This article can also be found in the Premium Editorial Download "Information Security magazine: How to dig out rootkits."
Download it now to read this article plus other related content.
"It's more important that you've been involved in a lot of cases," he says.
Forensics investigators use a number of different tools-- commercial, open-source and custom--depending on the job at hand, so it's tough to judge them based on the tools they use. "I don't think there's any one tool set that guarantees proficiency," says Montebello's Cornish.
"You need someone you can trust," he adds. "Someone who has knowledge of IT systems, who's not going to walk around like a bull in a china shop, and understands you have a business to run."
When Spernow interviews candidates for organizations' in-house forensics teams, he looks for people with an in-depth understanding of network architectures and how syslog environments function. "So they have a rounded picture of what a corporate infrastructure looks like."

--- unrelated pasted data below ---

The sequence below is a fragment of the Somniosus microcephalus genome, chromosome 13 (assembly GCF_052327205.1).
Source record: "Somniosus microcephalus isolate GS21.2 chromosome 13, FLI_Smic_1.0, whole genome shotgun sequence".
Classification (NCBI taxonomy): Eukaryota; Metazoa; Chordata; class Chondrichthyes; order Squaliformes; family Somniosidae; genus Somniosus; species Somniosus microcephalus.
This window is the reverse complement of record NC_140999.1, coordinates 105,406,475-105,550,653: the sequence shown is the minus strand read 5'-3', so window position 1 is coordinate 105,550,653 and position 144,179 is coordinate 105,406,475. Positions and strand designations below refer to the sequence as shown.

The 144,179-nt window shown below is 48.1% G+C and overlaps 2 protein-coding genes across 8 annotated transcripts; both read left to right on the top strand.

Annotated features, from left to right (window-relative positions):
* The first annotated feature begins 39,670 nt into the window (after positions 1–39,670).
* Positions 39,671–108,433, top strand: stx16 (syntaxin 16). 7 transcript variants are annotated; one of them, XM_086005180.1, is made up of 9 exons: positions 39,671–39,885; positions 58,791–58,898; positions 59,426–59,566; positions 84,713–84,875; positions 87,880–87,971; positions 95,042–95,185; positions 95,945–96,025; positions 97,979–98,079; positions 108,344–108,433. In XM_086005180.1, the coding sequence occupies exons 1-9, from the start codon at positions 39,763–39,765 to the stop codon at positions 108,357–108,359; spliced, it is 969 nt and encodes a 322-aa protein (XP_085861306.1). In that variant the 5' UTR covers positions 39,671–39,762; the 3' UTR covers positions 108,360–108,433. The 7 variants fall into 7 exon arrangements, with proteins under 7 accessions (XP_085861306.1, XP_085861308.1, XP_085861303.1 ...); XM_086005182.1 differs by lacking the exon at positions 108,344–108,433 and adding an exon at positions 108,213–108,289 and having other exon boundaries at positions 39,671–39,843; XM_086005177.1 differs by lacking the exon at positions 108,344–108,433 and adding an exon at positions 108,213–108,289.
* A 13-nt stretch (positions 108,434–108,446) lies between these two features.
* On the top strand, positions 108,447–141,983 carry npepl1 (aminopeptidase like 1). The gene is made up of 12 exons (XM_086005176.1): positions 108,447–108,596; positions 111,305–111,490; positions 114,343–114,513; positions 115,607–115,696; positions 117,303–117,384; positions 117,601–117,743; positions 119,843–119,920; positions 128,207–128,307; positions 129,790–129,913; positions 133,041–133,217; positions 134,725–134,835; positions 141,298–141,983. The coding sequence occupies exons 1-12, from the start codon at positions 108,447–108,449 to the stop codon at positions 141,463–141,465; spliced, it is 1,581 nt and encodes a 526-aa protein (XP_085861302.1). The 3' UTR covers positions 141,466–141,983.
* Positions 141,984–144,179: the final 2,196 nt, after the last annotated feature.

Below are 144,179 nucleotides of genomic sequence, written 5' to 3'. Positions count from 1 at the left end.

For her part, Jenkins is well versed in multiple platforms--Unix, Windows and Macintosh--and uses multiple tools including Guidance Software's EnCase and Helix, an open source Linux-based bootable live CD. She has the EnCase forensics certification and a SANS incident handling certification. Master's degrees in ancient history and library science also prepared her well for her job, she says.
Building an in-house forensics team makes sense for some organizations, particularly large ones. Boeing has handled computer forensics in-house for years because it was cost effective, says spokesman Tim Neale.
In a 2004 presentation, Spernow estimated
"Depending on how big you are, the economies of scale come into play pretty quick," he says.
This was first published in September 2007